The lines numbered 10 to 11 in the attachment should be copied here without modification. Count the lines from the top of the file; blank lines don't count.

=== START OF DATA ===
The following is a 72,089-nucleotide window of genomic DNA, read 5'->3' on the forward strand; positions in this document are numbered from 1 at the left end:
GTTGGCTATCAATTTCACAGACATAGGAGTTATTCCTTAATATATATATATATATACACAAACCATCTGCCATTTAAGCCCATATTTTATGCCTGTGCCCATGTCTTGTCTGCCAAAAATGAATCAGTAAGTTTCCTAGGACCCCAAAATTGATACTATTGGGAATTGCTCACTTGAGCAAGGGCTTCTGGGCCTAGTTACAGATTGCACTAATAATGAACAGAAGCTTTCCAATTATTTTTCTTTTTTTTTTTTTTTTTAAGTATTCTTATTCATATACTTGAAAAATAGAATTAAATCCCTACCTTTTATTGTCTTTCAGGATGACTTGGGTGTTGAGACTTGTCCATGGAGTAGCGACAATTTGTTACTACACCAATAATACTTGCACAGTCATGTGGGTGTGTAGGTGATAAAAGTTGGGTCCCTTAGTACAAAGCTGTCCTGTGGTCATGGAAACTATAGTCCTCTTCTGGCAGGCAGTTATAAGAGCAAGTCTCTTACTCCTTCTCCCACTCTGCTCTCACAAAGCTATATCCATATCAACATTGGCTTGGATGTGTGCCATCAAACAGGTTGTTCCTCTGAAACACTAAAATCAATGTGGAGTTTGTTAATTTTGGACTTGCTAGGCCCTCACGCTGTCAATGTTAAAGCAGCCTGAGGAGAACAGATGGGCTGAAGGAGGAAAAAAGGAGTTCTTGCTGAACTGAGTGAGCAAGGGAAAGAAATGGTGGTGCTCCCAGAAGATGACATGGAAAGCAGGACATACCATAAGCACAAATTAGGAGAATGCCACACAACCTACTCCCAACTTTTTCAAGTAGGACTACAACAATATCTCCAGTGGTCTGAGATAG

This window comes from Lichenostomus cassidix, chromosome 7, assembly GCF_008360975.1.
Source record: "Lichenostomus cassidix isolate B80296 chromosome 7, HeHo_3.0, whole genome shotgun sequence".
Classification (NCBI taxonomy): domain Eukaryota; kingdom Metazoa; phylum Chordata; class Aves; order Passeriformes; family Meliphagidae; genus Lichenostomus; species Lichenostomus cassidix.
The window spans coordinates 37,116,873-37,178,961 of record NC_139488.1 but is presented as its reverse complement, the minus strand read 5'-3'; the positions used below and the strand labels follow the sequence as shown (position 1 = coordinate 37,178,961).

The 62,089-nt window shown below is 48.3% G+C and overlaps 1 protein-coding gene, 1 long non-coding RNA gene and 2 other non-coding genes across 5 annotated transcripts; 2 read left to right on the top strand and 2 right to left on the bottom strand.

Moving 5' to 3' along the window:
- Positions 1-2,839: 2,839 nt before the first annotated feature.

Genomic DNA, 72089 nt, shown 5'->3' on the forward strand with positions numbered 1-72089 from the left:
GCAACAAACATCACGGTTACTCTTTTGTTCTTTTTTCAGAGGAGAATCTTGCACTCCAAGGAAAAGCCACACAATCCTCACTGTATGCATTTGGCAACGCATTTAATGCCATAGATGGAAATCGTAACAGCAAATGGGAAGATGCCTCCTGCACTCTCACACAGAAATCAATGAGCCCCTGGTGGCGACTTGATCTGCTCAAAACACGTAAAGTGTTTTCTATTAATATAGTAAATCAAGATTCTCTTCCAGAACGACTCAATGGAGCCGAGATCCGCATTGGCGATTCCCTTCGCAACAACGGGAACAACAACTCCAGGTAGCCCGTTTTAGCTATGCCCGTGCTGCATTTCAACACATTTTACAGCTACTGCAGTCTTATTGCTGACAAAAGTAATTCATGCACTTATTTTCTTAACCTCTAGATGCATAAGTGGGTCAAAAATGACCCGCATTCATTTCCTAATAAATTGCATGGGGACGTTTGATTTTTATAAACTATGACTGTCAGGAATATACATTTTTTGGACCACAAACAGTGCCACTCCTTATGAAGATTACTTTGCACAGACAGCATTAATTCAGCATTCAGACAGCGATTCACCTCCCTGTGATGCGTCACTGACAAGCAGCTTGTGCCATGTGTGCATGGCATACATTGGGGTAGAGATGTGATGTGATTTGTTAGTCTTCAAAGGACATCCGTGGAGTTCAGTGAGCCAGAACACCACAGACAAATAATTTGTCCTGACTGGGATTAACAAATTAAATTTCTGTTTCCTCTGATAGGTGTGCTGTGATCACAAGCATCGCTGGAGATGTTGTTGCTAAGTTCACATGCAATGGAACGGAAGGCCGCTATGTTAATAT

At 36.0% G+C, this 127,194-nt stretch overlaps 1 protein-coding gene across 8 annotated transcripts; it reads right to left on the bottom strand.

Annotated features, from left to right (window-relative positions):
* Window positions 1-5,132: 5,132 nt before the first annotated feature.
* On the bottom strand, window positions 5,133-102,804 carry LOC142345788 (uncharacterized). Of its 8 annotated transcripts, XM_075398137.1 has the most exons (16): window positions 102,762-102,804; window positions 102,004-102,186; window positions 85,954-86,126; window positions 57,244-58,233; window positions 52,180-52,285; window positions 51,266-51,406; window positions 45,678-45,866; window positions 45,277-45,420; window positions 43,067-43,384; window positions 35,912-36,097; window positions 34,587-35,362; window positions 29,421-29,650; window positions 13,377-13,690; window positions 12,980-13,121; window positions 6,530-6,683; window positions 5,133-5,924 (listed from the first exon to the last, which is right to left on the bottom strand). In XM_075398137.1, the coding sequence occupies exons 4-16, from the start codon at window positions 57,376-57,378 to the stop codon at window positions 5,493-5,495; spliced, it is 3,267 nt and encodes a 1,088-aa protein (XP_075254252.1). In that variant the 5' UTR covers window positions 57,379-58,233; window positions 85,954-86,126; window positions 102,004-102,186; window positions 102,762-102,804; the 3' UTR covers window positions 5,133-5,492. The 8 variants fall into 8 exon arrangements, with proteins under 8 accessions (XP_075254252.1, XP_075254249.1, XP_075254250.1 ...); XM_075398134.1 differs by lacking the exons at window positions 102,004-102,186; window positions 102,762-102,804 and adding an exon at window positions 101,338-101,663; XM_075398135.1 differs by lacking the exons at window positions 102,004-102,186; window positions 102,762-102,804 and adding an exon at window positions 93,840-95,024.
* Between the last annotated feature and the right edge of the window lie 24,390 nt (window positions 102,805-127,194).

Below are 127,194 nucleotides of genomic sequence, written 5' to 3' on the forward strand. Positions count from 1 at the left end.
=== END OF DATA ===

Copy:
Genomic DNA, 72089 nt, shown 5'->3' on the forward strand with positions numbered 1-72089 from the left:
GCAACAAACATCACGGTTACTCTTTTGTTCTTTTTTCAGAGGAGAATCTTGCACTCCAAGGAAAAGCCACACAATCCTCACTGTATGCATTTGGCAACGCATTTAATGCCATAGATGGAAATCGTAACAGCAAATGGGAAGATGCCTCCTGCACTCTCACACAGAAATCAATGAGCCCCTGGTGGCGACTTGATCTGCTCAAAACACGTAAAGTGTTTTCTATTAATATAGTAAATCAAGATTCTCTTCCAGAACGACTCAATGGAGCCGAGATCCGCATTGGCGATTCCCTTCGCAACAACGGGAACAACAACTCCAGGTAGCCCGTTTTAGCTATGCCCGTGCTGCATTTCAACACATTTTACAGCTACTGCAGTCTTATTGCTGACAAAAGTAATTCATGCACTTATTTTCTTAACCTCTAGATGCATAAGTGGGTCAAAAATGACCCGCATTCATTTCCTAATAAATTGCATGGGGACGTTTGATTTTTATAAACTATGACTGTCAGGAATATACATTTTTTGGACCACAAACAGTGCCACTCCTTATGAAGATTACTTTGCACAGACAGCATTAATTCAGCATTCAGACAGCGATTCACCTCCCTGTGATGCGTCACTGACAAGCAGCTTGTGCCATGTGTGCATGGCATACATTGGGGTAGAGATGTGATGTGATTTGTTAGTCTTCAAAGGACATCCGTGGAGTTCAGTGAGCCAGAACACCACAGACAAATAATTTGTCCTGACTGGGATTAACAAATTAAATTTCTGTTTCCTCTGATAGGTGTGCTGTGATCACAAGCATCGCTGGAGATGTTGTTGCTAAGTTCACATGCAATGGAACGGAAGGCCGCTATGTTAATAT